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Re: SPEC failures

To: "Ken Cross" <kcross@xxxxxxxxx>
Subject: Re: SPEC failures
From: Steve Lord <lord@xxxxxxx>
Date: Wed, 15 Aug 2001 10:30:46 -0500
Cc: "Steve Lord" <lord@xxxxxxx>, "Linux XFS" <linux-xfs@xxxxxxxxxxx>
In-reply-to: Message from "Ken Cross" <kcross@ntown.com> of "Wed, 15 Aug 2001 11:09:09 EDT." <002f01c1259c$3cb3b260$0200a8c0@kjc2.com>
Sender: owner-linux-xfs@xxxxxxxxxxx
> Thanks for the quick response, Steve.
> I'd be happy to tackle the problem if you have an idea which module(s)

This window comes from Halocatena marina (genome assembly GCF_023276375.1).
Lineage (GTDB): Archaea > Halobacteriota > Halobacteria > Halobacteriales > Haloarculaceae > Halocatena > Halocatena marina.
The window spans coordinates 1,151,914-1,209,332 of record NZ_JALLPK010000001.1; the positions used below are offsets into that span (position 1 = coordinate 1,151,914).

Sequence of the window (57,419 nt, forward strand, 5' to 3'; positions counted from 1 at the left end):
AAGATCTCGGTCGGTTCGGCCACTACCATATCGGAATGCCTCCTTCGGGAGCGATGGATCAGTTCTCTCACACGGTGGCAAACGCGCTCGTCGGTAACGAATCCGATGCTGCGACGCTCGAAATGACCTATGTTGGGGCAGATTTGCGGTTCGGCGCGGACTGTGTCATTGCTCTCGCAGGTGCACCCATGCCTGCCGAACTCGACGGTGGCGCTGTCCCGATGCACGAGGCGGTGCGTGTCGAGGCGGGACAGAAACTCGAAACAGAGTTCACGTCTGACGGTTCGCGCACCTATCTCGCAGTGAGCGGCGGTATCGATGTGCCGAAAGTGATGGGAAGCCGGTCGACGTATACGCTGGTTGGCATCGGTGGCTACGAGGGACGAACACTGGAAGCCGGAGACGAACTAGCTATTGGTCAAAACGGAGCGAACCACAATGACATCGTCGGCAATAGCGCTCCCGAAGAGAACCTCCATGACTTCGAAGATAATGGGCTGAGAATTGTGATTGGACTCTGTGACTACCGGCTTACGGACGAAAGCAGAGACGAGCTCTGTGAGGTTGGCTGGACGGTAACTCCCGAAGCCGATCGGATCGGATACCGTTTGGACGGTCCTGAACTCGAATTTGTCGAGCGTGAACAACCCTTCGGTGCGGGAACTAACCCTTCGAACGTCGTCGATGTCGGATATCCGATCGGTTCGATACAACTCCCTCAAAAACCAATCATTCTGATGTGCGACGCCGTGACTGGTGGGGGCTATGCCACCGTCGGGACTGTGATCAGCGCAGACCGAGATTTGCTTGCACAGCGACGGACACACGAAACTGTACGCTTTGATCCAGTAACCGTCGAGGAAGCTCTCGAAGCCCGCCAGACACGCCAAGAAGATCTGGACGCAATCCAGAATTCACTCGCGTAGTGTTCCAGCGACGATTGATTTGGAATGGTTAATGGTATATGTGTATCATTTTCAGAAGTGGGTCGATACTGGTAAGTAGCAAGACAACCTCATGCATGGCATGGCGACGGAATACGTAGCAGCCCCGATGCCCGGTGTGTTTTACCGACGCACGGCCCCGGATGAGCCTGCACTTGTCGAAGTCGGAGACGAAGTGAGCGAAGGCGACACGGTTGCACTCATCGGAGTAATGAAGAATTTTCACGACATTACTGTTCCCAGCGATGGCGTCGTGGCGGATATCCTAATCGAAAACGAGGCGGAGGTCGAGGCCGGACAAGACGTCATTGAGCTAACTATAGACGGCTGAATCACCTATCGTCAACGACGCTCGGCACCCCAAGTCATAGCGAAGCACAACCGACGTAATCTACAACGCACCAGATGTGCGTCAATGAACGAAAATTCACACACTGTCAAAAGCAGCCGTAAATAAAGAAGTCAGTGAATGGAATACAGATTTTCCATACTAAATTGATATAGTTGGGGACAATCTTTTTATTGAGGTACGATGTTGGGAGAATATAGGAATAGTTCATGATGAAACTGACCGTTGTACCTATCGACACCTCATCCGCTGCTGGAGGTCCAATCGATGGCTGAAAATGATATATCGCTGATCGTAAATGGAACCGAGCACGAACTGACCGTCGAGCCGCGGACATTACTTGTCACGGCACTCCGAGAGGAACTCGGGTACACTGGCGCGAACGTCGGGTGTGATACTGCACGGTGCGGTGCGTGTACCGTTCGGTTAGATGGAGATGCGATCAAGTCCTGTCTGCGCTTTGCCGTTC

> changed.  Maybe nfsd would have more luck detecting XFS than the other way
> around.
> Ken

Well, the ugly hack approach is to edit fs/xfs/linux/xfs_iops.c and
change this code (line 91):

        if (!have_default_acl) {
            mode &= ~current->fs->umask;

to something like this:

        if (!have_default_acl && strcmp(current->comm, "nfsd")) {
            mode &= ~current->fs->umask;

In other words, do not apply the umask if being called from nfs. The
problem is that this code is normally executed up above in the vfs layer
and for xfs we explicitly delay it until we get into the filesystem
so that we can make the determination about having an acl or not.

Andrew had the approach of setting the umask of the nfsd process to 0 at
startup, there was some other reason for this not being popular.


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